Here, she can, to the extent possible, make, or if not make, find, or if not find, borrow (or lend), or if not share, buy used, or if not buy used, buy local, or if not buy local, buy quality, or if not buy quality, do without, to her heart's content. All of which provides a small but real resistance to that economic dependency so dear to the megacorporate heart.

And the center of this relative (but nevertheless important, if multiplied by millions of practitioners) resistance is the kitchen garden, with seed saving.

With access to any bit of land, or even a terrace or balcony (be it yours, your rented space, or that of a kind neighbor) you can produce food for yourself or others that is free of pesticides, did not exploit near-slave labor, was not hauled across a continent on the blood of dinosaurs and so did not (much) thicken the heat-absorbing brown haze in the thin envelope of air upon which almost every living thing absolutely depends.

And at the same time, most years, you'll be having fun.

To Risa, these considerations outweigh the heartbreak of offering her tender starts to the inconsiderate icicle eye of Sirius.

Most of the time, anyway, she thought, as she put away the last bite of steamed potato and peas and reached for the mint tea.

Our inability to see things that are right before our eyes ... would be amusing if it were not at times so serious. We are coming, I think, to depend too much on being told and shown and taught instead of using our own eyes and brains and inventive faculties, which are likely to be just as good as any other person's. -- Laura Ingalls Wilder in The Missouri Ruralist

Tuesday, February 21, 2012

Risa has been doing family hospice in Florida and has lost her mom. We were alone together at the end, and I held her hand as she took her last breath. I'm busy with a doddery 94 -year-old dad at the moment, so here is a two-year-old repost for you all. Thanks for everything; people are so kind.


WEDNESDAY, DECEMBER 16, 2009

Eight feet of water

You would not believe it from the rain and darkness, darkness and rain all this afternoon, but I spent much of the morning kayaking on the reservoir.

We in Oregon call such windows of winter opportunity "Blue Holes," and this one, after the big freeze, was a treat -- 58 degrees F, sunshine, very little wind. The lake level was high, with no water going over the dam except through the single power turbine, and in order to put in at my usual spot I had to set the boat down in the path, gear up, assemble my paddle, climb into the cockpit under the low-hanging cottonwood branches, and shove off, sliding down the muddy trail right into the water, bow on. How I was going to get back I had no idea -- if necessary, I could use the boat launch area over at the marina, and hike back for the truck.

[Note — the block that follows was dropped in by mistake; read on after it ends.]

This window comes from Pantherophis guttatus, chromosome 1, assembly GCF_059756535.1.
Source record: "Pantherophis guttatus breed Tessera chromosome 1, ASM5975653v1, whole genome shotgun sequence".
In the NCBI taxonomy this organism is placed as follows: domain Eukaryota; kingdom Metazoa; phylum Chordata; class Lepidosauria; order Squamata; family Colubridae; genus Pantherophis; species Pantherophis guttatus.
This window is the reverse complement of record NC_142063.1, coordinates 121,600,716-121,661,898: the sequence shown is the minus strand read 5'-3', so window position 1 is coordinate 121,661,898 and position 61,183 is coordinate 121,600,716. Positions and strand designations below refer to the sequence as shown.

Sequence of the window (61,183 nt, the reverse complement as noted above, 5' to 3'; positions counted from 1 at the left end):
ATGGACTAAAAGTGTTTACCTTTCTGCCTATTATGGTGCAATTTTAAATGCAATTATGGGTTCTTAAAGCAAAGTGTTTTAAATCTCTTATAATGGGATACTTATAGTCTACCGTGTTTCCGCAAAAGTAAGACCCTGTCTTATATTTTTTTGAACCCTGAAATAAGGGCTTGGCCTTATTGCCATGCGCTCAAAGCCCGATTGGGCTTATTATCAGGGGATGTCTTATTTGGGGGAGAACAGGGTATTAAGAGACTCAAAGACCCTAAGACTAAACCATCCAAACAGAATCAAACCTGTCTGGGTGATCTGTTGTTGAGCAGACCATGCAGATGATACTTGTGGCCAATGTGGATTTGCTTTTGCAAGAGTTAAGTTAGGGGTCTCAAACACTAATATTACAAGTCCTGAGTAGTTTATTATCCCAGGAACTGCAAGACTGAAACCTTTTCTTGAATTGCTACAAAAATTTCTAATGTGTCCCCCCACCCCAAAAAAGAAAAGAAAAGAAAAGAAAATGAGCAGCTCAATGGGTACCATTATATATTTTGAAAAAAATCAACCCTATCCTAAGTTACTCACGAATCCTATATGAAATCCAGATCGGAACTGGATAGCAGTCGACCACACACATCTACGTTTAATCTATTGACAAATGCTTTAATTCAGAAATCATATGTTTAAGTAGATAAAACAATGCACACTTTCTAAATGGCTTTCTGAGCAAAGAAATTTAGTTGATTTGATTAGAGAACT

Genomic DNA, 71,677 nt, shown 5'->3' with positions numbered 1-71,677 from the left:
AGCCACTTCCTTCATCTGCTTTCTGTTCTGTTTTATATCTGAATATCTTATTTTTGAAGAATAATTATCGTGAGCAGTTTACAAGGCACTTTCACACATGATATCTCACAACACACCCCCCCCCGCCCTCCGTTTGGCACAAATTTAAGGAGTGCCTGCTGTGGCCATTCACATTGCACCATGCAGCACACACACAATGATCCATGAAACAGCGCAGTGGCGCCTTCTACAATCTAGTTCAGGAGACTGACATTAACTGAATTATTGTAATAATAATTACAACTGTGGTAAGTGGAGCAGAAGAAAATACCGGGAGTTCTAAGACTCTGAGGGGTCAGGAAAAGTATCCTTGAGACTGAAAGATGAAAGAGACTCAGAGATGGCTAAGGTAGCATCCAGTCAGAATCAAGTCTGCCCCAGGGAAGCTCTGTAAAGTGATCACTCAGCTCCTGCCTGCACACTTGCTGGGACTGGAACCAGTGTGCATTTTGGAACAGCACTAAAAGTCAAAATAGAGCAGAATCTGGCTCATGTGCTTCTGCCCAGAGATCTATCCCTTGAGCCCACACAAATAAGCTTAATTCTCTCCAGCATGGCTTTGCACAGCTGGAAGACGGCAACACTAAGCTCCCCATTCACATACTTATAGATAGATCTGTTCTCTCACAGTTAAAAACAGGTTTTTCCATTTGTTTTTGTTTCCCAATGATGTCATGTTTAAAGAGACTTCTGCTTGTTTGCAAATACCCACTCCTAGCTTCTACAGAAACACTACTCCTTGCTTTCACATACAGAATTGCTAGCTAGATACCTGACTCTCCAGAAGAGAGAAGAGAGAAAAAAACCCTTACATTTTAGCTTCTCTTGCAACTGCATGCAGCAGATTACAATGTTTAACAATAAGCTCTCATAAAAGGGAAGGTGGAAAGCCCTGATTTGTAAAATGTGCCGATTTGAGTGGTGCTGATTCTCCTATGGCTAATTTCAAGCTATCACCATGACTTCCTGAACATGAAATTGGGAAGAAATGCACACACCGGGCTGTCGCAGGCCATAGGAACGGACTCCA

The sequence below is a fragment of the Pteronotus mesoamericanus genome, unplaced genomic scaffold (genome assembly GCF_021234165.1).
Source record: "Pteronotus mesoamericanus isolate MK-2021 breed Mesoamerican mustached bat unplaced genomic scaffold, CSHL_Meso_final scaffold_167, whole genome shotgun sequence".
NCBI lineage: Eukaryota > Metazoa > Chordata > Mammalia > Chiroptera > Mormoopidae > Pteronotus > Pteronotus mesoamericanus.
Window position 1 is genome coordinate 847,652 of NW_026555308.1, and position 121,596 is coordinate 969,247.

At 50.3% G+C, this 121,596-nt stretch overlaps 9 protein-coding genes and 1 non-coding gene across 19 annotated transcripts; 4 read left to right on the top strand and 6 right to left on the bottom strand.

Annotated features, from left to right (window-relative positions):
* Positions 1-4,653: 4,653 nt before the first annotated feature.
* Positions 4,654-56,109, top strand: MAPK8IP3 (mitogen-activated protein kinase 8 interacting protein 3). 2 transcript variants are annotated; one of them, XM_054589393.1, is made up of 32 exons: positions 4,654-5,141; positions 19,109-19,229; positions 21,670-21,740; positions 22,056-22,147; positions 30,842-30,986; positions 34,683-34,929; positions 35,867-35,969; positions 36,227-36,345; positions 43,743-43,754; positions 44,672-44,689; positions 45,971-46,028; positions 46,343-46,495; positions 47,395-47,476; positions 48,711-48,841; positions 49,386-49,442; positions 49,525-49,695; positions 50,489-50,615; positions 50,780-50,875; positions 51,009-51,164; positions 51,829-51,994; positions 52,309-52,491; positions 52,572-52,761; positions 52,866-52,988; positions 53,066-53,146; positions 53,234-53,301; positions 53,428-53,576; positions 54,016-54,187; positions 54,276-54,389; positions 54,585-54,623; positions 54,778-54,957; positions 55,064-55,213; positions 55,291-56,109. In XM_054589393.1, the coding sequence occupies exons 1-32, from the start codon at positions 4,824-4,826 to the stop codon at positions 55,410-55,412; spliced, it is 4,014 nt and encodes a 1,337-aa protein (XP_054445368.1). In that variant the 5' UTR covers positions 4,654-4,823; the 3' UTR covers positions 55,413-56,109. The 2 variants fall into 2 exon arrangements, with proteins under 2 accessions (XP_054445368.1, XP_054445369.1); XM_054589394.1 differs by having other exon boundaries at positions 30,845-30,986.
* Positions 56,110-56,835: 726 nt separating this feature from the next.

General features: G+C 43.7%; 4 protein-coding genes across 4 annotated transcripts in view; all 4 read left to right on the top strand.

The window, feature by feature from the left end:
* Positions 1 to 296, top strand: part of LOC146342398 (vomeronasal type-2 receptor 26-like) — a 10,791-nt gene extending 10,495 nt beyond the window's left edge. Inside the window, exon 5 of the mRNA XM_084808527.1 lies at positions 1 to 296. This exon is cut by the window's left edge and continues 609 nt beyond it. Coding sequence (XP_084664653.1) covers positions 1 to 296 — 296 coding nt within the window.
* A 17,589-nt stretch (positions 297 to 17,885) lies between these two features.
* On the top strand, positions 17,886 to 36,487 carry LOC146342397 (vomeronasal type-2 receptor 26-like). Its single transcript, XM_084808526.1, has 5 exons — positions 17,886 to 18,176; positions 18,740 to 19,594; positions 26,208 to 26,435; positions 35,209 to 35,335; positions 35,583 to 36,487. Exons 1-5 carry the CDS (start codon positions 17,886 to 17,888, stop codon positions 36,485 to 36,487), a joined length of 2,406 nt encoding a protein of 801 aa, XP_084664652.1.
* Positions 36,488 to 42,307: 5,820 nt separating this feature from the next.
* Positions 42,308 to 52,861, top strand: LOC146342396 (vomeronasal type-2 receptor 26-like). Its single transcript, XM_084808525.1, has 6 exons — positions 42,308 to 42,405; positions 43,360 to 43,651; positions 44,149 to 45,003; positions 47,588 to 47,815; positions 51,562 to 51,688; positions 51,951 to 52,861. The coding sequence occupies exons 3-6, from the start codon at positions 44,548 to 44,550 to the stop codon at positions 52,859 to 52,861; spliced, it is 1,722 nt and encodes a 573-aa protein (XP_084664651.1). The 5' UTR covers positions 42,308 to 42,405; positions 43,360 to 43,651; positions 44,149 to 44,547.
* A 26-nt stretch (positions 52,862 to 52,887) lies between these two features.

The thousands of coots that were here last month were not in evidence -- perhaps the freeze had encouraged them to depart for climes even warmer. There were a few seagulls, some cormorants, grebes, Canada geese, and a solitary harlequin drake. I paddled into open water, about a quarter of a mile from shore, and looked about. Apparently I was the only human on the water. It being a Wednesday. It being mid-December. It being the poor-grinding-heart-of-a-recession.

I know that the pundits go on and on about how there is now this great recovery going on -- just look at the stock market. Yah, yah. But I don't actually know anyone that has recovered. The cities, counties, states, water districts, fire districts, soil districts, school districts, parks districts, library districts, and most of the small businesses are hurting more, not less, than a few months ago, and all my friends still working for the state have the four-day-week furlough days to show for evidence. Beloved listens to one frightful tale of woe after another from families -- mother, and kids, and also father, aunt, grandmother and grandfather -- huddled together in the children's section of the library. The jobs that ended. The flu they all got. The benefits that ran out. The extension of benefits that ran out. The life without a phone, without heat. The overloaded caseworkers that yell at them. The empty shelves at the community food pantry.

She can offer a few hour's warmth, computer access, story time, and some lame suggestions: "Have you read this one?" They look at her gratefully.

I measure the economy by looking over the marina, on the theory that the boaters, having deeper pockets than the rest of us, may serve as indicators. How it's going for them.